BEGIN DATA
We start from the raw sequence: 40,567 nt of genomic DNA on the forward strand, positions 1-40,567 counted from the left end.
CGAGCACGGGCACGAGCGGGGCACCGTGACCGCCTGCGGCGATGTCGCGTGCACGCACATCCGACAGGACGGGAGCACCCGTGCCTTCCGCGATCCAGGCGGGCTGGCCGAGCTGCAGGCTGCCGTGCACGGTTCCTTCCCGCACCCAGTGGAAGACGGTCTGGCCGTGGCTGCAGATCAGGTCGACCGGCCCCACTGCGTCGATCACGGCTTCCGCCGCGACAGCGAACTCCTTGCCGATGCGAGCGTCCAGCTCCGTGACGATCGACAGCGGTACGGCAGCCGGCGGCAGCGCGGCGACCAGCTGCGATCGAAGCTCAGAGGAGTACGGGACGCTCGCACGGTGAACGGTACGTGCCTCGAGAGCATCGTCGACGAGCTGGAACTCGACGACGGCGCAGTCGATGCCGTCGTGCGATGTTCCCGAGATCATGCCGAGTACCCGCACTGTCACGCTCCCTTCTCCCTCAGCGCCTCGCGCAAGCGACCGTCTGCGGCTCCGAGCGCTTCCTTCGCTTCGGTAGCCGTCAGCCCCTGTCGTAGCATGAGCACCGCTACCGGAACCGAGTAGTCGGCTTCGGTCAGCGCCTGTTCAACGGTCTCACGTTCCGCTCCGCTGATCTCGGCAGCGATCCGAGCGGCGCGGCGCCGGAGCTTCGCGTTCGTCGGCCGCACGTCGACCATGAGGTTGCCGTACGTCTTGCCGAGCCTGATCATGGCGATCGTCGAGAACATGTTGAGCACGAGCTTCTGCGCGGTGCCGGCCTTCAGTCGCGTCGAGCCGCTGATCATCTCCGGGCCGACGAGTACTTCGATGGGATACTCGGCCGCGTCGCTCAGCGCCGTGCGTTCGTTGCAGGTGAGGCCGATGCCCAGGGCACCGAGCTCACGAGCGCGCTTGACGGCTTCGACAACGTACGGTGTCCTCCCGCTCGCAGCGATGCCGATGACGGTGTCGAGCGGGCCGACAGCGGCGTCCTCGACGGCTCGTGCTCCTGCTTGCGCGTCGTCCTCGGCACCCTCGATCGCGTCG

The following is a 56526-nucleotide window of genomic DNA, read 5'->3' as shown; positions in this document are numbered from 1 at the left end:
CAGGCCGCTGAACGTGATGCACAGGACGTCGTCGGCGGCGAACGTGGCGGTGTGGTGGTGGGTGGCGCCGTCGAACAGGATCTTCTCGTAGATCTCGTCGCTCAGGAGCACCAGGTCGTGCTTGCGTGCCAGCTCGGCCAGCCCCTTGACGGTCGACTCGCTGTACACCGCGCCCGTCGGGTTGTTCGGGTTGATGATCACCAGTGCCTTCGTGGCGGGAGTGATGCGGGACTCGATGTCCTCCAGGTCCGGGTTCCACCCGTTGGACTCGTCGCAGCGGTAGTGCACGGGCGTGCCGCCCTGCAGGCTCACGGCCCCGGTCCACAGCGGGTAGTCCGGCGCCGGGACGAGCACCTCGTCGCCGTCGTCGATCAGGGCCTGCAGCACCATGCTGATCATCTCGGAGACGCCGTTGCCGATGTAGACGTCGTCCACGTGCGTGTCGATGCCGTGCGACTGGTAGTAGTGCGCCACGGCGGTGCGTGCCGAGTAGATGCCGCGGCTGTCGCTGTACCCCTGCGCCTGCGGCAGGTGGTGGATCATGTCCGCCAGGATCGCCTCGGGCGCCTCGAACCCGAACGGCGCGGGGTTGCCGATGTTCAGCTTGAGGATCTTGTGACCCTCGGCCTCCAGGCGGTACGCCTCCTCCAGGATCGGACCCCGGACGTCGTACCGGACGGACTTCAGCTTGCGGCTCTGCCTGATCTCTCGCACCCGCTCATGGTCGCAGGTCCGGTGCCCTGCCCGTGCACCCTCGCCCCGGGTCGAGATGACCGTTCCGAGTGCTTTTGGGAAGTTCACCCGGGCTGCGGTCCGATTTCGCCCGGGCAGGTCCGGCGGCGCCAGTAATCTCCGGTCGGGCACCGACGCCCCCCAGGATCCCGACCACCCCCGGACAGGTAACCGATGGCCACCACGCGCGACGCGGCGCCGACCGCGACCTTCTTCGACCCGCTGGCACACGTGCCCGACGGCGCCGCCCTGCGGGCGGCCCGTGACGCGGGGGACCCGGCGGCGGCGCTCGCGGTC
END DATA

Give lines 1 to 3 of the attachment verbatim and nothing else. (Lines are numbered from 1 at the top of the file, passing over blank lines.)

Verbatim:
We start from the raw sequence: 40,567 nt of genomic DNA on the forward strand, positions 1-40,567 counted from the left end.
CGAGCACGGGCACGAGCGGGGCACCGTGACCGCCTGCGGCGATGTCGCGTGCACGCACATCCGACAGGACGGGAGCACCCGTGCCTTCCGCGATCCAGGCGGGCTGGCCGAGCTGCAGGCTGCCGTGCACGGTTCCTTCCCGCACCCAGTGGAAGACGGTCTGGCCGTGGCTGCAGATCAGGTCGACCGGCCCCACTGCGTCGATCACGGCTTCCGCCGCGACAGCGAACTCCTTGCCGATGCGAGCGTCCAGCTCCGTGACGATCGACAGCGGTACGGCAGCCGGCGGCAGCGCGGCGACCAGCTGCGATCGAAGCTCAGAGGAGTACGGGACGCTCGCACGGTGAACGGTACGTGCCTCGAGAGCATCGTCGACGAGCTGGAACTCGACGACGGCGCAGTCGATGCCGTCGTGCGATGTTCCCGAGATCATGCCGAGTACCCGCACTGTCACGCTCCCTTCTCCCTCAGCGCCTCGCGCAAGCGACCGTCTGCGGCTCCGAGCGCTTCCTTCGCTTCGGTAGCCGTCAGCCCCTGTCGTAGCATGAGCACCGCTACCGGAACCGAGTAGTCGGCTTCGGTCAGCGCCTGTTCAACGGTCTCACGTTCCGCTCCGCTGATCTCGGCAGCGATCCGAGCGGCGCGGCGCCGGAGCTTCGCGTTCGTCGGCCGCACGTCGACCATGAGGTTGCCGTACGTCTTGCCGAGCCTGATCATGGCGATCGTCGAGAACATGTTGAGCACGAGCTTCTGCGCGGTGCCGGCCTTCAGTCGCGTCGAGCCGCTGATCATCTCCGGGCCGACGAGTACTTCGATGGGATACTCGGCCGCGTCGCTCAGCGCCGTGCGTTCGTTGCAGGTGAGGCCGATGCCCAGGGCACCGAGCTCACGAGCGCGCTTGACGGCTTCGACAACGTACGGTGTCCTCCCGCTCGCAGCGATGCCGATGACGGTGTCGAGCGGGCCGACAGCGGCGTCCTCGACGGCTCGTGCTCCTGCTTGCGCGTCGTCCTCGGCACCCTCGATCGCGTCG

The following is a 56526-nucleotide window of genomic DNA, read 5'->3' as shown; positions in this document are numbered from 1 at the left end: